Mookie Betts' comments solidify Dodgers' role as MLB's villains

Mookie Betts and the Los Angeles Dodgers are embracing their villainous stature.

Mookie Betts, Los Angeles Dodgers
Mookie Betts, Los Angeles Dodgers / Ronald Martinez/GettyImages

The Los Angeles Dodgers spent $1.073 billion in free agency. That is not a typo — billion with a B. And we aren't done yet. There's still time for the Dodgers to strike up another deal or two before spring training starts in a week.

Last season ended in disappointment for the Dodgers, a disappointment many non-Dodgers fans relished. Mookie Betts and Freddie Freeman finished second and third in NL MVP voting, respectively. Any team with Los Angeles' combination of star power, market location, and regular season success (100 wins) is bound to inspire widespread hatred.

This free agency period only amplified the Dodgers' villainous status in the baseball world. Shohei Ohtani is the greatest player of his generation. LeBron James, Patrick Mahomes — these are the most respected players in sports, but also the most widely lambasted. If the Kansas City Chiefs lose in next Sunday's Super Bowl, you know a large portion of the NFL fandom is going to dance in the streets.

LeBron James and the Miami Heat superteam were the most dreaded force in basketball for half a decade. The Dodgers are built similarly. Ohtani, Betts, Freeman — it's borderline unfair. Plus, the Dodgers piled on pitching talent with the Tyler Glasnow trade and the Yoshinobu Yamamoto signing. On paper, the Dodgers are the best team in baseball. The villain status is inherent.

Rather than shying away from ill-wishers, the Dodgers appear ready to embrace it. Betts spoke candidly to SportsNet LA about his expectations for the 2024 season and how Los Angeles will be perceived around the league.

"It's World Series or nothing," said Betts, h/t CBS Sports. "We're all trying to do the same thing, but we can't add extra pressure to do it. Adding extra pressure only does more harm than good. We just gotta play the same game we're gonna play. You know it's gonna be tough. Every game is gonna be the other team's World Series. It is what it is, but we signed up for it. We have to embrace that."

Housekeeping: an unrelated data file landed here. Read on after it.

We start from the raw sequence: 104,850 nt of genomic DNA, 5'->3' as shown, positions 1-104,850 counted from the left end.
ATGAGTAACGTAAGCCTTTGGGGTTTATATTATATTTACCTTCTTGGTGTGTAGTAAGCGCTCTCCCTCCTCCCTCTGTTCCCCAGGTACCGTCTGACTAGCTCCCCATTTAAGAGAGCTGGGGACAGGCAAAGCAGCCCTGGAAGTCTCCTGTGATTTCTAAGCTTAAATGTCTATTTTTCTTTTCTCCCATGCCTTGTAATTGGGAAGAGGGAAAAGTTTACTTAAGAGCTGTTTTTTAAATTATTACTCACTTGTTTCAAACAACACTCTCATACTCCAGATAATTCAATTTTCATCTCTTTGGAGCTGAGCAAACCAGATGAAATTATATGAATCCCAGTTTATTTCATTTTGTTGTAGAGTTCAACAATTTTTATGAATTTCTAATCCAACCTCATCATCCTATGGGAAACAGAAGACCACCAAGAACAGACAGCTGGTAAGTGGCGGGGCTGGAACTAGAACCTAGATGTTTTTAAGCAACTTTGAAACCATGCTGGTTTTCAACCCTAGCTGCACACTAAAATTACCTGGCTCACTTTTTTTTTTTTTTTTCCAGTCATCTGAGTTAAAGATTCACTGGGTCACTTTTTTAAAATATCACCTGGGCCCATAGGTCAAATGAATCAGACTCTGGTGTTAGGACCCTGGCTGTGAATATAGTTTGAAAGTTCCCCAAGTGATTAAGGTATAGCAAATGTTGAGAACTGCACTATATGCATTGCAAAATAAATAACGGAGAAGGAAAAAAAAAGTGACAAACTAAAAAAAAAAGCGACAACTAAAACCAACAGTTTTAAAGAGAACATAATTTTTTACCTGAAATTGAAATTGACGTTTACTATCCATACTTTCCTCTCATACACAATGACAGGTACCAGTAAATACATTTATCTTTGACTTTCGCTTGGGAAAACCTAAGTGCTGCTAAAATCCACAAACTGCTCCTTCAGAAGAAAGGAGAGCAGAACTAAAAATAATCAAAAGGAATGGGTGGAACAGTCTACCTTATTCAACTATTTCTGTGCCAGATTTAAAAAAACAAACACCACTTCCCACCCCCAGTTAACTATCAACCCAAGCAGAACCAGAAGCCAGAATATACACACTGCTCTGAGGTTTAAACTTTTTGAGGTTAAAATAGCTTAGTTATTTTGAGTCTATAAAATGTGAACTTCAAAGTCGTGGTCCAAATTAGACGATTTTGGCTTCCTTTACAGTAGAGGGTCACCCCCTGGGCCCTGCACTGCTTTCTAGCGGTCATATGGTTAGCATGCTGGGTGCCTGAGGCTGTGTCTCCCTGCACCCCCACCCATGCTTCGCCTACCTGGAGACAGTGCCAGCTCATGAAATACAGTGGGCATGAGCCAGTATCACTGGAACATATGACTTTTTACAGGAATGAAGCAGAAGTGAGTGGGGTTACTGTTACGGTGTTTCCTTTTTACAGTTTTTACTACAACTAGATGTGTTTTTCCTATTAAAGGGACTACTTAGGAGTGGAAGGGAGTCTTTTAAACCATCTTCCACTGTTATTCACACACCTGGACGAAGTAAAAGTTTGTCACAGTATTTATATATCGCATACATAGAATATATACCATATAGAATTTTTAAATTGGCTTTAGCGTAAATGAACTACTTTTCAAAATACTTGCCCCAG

Both — and truthful — words from the seven-time All-Star.

Mookie Betts embraces Dodgers' status as MLB villains

He's saying all the right things. The Dodgers have no choice but to lean into the superteam persona. The Dodgers have to express confidence in their ability to win at the highest level. But, most importantly, the Dodgers also have to back it up on the field. That is the double-edged sword of spending over $1 billion in free agency. If Los Angeles doesn't win the World Series, it will be perceived as an unequivocal failure.

Betts is certainly shining a bright and unforgiving spotlight on the Dodgers' pedestal, made worse by Los Angeles' god-awful NLDS loss to the Arizona Diamondbacks in October. His comments also led to what I humbly submit as one of the best tweets in recent memory.

Betts struggled during the Dodgers' postseason ouster, going hitless with a walk and two strikeouts in 12 plate appearances. Los Angeles was swept, 0-3, and the Diamondbacks went on to represent the National League in the World Series. The Dodgers cannot afford another postseason meltdown. Betts is an undeniably great player — a two-time World Series champ — but he has some recent history to flush out of his system.

Only time will tell if the Dodgers can deliver on the hype, or if the legions of fans praying on their downfall will eventually get rewarded.

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